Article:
The Long Island Rail Road will consider impacts on station parking, air quality and emergency service response time as it goes forward with a plan to build a third track between Floral Park and Hicksville, according to a new report.
The LIRR last week issued its final scoping document for the proposal to construct a 9.8-mile track along the Main Line — giving the railroad more capacity to serve its growing ridership and work around service disruptions. The document, which incorporates the feedback from 750 public comments made in May and June, is meant to guide the railroad in its ongoing environmental impact study, set to be released later this year. Project officials have said construction could begin as early as 2017 and last three to four years.
Although largely the same as a preliminary scoping document released in May, the final report makes new promises about what will be studied in the environmental review: the impacts on parking at some key stations from the increased ridership expected from a service expansion, including at the already over-capacity Hicksville station; potential air quality impacts from diesel trains and from fewer cars on roads; and the impact on emergency response times, especially in communities where grade crossings will be temporarily closed for construction.
Responding to calls from local officials to make other infrastructure upgrades before building a third track, the project team also said it will consider switch and signal upgrades among other viable alternatives to the project.
In a statement issued with the new report, the project team said the plan is “a brand new initiative that’s totally different from previous attempts to add capacity to the busy Main Line,” including a prior third track proposal abandoned about a decade ago amid local opposition. Unlike that one, the new project, proposed by Gov. Andrew M. Cuomo in January, does not require taking residential properties.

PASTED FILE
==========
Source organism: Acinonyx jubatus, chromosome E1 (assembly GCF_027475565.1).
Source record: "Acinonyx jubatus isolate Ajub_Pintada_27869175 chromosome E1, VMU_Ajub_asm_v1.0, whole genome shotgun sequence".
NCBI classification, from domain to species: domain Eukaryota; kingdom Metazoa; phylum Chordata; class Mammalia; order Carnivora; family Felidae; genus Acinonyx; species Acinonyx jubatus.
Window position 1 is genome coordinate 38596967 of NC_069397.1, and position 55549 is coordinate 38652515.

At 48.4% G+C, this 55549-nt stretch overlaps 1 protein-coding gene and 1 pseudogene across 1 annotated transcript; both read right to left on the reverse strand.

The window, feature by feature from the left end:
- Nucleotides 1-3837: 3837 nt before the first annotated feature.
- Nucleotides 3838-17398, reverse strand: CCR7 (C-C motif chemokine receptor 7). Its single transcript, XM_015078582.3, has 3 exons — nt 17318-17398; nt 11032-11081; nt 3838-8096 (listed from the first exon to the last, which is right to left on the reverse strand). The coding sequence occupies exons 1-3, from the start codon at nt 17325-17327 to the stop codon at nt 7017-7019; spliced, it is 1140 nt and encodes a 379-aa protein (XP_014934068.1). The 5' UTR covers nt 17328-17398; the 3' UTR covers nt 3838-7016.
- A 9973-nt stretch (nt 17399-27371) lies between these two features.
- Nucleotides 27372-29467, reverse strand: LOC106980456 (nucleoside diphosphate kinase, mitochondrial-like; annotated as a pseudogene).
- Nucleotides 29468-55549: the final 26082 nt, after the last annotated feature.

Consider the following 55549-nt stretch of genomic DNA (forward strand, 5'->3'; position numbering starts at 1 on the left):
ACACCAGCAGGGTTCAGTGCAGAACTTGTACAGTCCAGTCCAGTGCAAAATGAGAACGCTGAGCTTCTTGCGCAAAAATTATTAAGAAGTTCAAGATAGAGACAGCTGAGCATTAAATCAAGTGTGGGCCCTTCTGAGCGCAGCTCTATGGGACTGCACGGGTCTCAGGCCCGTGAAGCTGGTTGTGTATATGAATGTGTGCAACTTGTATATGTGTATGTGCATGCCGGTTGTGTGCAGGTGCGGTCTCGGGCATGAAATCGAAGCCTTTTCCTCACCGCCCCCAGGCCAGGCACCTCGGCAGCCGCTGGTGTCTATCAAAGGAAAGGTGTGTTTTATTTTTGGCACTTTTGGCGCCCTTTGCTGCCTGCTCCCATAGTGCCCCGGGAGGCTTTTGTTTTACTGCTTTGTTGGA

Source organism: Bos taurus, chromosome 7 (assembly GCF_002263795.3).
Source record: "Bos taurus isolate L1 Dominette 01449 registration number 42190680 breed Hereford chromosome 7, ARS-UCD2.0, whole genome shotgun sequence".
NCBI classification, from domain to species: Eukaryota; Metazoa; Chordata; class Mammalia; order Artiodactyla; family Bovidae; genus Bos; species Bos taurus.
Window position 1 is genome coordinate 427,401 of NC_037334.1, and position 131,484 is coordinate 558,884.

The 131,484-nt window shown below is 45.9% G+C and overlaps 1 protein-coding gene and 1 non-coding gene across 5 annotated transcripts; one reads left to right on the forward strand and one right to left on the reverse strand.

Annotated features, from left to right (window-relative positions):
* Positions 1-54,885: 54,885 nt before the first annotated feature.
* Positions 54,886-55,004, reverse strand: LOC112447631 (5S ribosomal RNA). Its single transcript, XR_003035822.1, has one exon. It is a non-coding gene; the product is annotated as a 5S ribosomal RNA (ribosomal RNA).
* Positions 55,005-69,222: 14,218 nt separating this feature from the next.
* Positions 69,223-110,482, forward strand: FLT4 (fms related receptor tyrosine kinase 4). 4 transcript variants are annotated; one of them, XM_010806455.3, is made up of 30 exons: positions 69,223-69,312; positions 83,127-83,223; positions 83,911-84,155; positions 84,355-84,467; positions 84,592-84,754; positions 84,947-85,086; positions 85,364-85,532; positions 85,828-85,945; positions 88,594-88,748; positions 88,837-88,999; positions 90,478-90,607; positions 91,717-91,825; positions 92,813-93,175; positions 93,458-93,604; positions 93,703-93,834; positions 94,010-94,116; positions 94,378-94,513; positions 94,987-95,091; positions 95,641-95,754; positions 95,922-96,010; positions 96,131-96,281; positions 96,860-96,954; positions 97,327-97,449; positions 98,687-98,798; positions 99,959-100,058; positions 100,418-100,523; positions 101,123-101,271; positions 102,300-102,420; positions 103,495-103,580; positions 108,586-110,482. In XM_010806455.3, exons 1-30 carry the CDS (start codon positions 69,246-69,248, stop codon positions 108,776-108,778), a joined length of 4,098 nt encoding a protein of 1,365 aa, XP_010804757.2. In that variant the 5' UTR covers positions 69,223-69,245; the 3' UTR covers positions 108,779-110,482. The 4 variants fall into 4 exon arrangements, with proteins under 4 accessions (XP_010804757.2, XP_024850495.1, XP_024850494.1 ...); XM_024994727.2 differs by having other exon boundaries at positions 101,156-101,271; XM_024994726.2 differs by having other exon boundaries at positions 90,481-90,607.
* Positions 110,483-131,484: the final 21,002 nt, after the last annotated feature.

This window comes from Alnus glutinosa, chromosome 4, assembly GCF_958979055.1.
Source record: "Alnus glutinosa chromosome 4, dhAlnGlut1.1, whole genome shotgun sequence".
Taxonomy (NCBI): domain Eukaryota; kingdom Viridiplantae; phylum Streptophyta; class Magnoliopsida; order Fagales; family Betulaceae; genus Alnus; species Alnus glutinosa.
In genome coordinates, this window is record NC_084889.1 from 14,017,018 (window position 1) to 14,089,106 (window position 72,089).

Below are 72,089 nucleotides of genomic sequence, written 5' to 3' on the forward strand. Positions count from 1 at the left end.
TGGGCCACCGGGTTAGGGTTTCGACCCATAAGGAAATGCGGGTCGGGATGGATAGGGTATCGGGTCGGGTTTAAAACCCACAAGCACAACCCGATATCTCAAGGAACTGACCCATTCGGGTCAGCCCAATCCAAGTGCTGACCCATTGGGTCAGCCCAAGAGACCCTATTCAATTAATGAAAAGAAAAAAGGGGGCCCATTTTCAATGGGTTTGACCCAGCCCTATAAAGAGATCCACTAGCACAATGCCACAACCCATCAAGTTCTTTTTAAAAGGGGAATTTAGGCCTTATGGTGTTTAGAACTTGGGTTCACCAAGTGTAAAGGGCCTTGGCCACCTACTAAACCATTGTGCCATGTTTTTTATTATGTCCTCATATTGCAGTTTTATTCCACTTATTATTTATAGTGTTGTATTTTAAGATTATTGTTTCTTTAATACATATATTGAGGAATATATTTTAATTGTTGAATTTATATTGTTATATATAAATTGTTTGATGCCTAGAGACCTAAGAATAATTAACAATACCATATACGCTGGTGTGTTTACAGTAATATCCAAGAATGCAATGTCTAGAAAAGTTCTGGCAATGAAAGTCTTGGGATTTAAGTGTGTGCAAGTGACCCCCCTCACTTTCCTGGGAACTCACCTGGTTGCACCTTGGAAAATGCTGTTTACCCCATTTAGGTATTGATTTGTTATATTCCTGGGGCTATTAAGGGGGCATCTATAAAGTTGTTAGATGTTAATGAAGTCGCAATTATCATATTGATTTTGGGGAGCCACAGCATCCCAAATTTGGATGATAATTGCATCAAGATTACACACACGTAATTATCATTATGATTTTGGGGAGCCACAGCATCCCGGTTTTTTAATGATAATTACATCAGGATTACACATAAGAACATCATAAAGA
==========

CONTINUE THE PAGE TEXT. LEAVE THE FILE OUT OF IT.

“The third track will have an undeniably positive impact on our regional economy that will be felt from our largest companies to our small-business owners,” said Kevin Law, co-chairman of Right Track for Long Island Coalition, a consortium of businesses and other groups supporting the project. “Today we are reassured that those benefits will not be balanced on the backs of a few homeowners — and that this plan has found a way to benefit every single Long Islander.”
The project team released other new tidbits of information about the project. A new aerial map shows the boundaries of the LIRR’s right of way along the project corridor. Artists’ renderings show how retaining walls could be installed near residential properties to support the new track. Another map details all the “sensitive land uses” along the project path, including Floral Park’s village pool and recreation center, which would be next to the tracks.
Despite assurances that the environmental study will provide even more answers, Floral Park Mayor Thomas Tweedy said he remains disappointed with “the lack of information,” including how much the project will cost and how the state will pay for it. The new report does not provide a price tag, but project officials have estimated it at between $1 billion and $1.5 billion.
“Can you honestly believe that you would do an expansion of your house ... without having a budget?” said Tweedy, who has raised concerns about the project’s impact on village residents. “Believe me, I’m not against development. But development that’s responsible is important.”